President Trump and former Texas Rep. Beto O’Rourke faced off in head-to-head rallies Monday night, staging a political battle 1,000 feet from the southern border in El Paso, Texas.
Mr. Trump, in El Paso’s minor league hockey arena, laced into Mr. O’Rourke, a Democrat who is weighing a 2020 presidential bid, as a campaign loser who “has very little going for himself.”
Mr. O’Rourke, who held a competing rally outdoors across the street, didn’t mention Mr. Trump by name while praising El Paso, his hometown, as a safe city because of its large immigrant population.
“This is a city that has been one of the safest in the country,” he said. “Safe, long before a wall was built here in 2008.”
The rallies provided the first split-screen moment of the nascent 2020 presidential campaign. Mr. O’Rourke last week told Oprah Winfrey he is “thinking about running for president.”
Though an O’Rourke spokesman said police estimated 7,000 people attended the former congressman’s march and rally, Mr. Trump derided his crowd size as “200, 300 people, not too good.”
“I would say that may be the end of his presidential bid,” said Mr. Trump, who spoke to a capacity crowd in the 6,500-seat arena.
Mr. O’Rourke argued against the border wall the president has called for.
“Let’s own this moment now and in the future and show the country there is nothing to be afraid of when it comes to the U.S.-Mexico border,” Mr. O’Rourke said. “The eyes of history, the judgment of the people of the future are looking back at this moment to see what we do as we define ourselves and this country.”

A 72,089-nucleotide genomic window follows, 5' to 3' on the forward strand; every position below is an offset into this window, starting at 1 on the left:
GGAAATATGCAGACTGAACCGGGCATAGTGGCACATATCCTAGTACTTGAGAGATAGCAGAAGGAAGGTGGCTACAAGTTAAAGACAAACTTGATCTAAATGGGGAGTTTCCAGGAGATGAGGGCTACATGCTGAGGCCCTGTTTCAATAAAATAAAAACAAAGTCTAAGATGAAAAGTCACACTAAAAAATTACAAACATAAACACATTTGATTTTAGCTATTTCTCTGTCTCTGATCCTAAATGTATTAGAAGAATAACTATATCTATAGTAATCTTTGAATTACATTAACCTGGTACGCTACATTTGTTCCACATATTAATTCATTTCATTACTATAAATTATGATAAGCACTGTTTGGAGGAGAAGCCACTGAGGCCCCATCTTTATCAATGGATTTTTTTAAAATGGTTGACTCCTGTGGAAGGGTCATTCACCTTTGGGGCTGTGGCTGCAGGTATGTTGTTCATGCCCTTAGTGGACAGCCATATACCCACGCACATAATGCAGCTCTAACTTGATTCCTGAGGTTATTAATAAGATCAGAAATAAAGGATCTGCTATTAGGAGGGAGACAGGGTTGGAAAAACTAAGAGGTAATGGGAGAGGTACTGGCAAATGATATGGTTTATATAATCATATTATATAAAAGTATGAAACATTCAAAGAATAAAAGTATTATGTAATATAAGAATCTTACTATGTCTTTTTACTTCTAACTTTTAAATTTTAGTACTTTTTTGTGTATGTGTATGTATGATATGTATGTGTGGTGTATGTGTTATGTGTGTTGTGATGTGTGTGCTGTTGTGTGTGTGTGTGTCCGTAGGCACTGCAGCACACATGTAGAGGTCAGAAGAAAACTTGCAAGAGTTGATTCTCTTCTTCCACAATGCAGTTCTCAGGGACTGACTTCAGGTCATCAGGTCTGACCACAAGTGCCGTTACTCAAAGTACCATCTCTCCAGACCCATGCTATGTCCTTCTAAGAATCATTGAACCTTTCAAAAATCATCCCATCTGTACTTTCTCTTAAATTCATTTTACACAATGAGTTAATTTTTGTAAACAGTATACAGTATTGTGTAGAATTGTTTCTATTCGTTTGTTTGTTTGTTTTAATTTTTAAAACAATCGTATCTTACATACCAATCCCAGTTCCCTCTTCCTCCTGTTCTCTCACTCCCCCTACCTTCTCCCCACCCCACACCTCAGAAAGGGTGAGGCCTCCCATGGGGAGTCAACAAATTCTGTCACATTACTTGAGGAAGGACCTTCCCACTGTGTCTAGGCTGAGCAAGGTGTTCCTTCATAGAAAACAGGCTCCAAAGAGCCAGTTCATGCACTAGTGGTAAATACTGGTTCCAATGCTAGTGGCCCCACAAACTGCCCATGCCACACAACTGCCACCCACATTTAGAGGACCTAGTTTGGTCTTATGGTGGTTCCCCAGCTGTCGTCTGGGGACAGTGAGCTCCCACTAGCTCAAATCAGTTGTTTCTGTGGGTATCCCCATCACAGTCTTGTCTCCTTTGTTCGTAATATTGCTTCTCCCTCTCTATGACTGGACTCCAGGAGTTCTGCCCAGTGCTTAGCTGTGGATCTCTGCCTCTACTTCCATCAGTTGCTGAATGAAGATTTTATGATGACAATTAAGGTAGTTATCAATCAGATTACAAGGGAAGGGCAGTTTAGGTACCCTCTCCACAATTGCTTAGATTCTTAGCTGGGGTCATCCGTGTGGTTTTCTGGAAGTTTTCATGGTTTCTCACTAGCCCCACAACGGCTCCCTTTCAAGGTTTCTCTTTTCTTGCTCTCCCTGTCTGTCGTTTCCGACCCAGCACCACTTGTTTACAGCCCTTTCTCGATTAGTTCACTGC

Mr. Trump in his remarks played down an apparent deal between congressional negotiators to keep the federal government open past Friday. He said “maybe” there was progress but added of the negotiations: “I don’t want to hear about it.”
“I could have stayed out there and listened,” he said, but he chose to address the crowd instead. “We probably have some good news, but who knows.”
He added: “Just so you know, we’re building the wall anyway.”
Mr. Trump’s comments came soon after senior lawmakers said Monday night they had reached an agreement in principle to keep the government open past Friday. to fund border security and avoid a partial government shutdown this weekend. Lawmakers said congressional aides were now working out the details.
Mr. Trump has been seeking $5.7 billion to go toward a border wall. The amount under negotiation is a range of $1.3 billion to $2 billion, which would include funding for barriers and other measures and could mark an increase from the last fiscal year.
As Mr. Trump was still on stage in El Paso, conservatives had already begun attacking the deal lawmakers had reached. Fox News host Sean Hannity, who often advises Mr. Trump, called the agreement a “garbage compromise.”
In an interview with Laura Ingraham of Fox News shortly before taking the stage, Mr. Trump said of the deal lawmakers announced they had reached: “They’re talking and we’ll see what happens.”
He added that he had only heard about the agreement “very quickly coming over to see you,” and that he had to decide whether to hear more about the deal or to sit for his interview. He chose the interview.
Mr. Trump is using the El Paso visit to raise more money for his campaign, which along with allied political action committees ended 2018 with $35 million in the bank, according to Federal Election Commission records.
The campaign picked up at least part of the bill for more than 50 political rallies over the past two years. A fundraising plea the campaign sent to supporters earlier Monday called that evening’s event “one of the most important rallies EVER” and urged them to join a list of “Official Build the Wall Members.”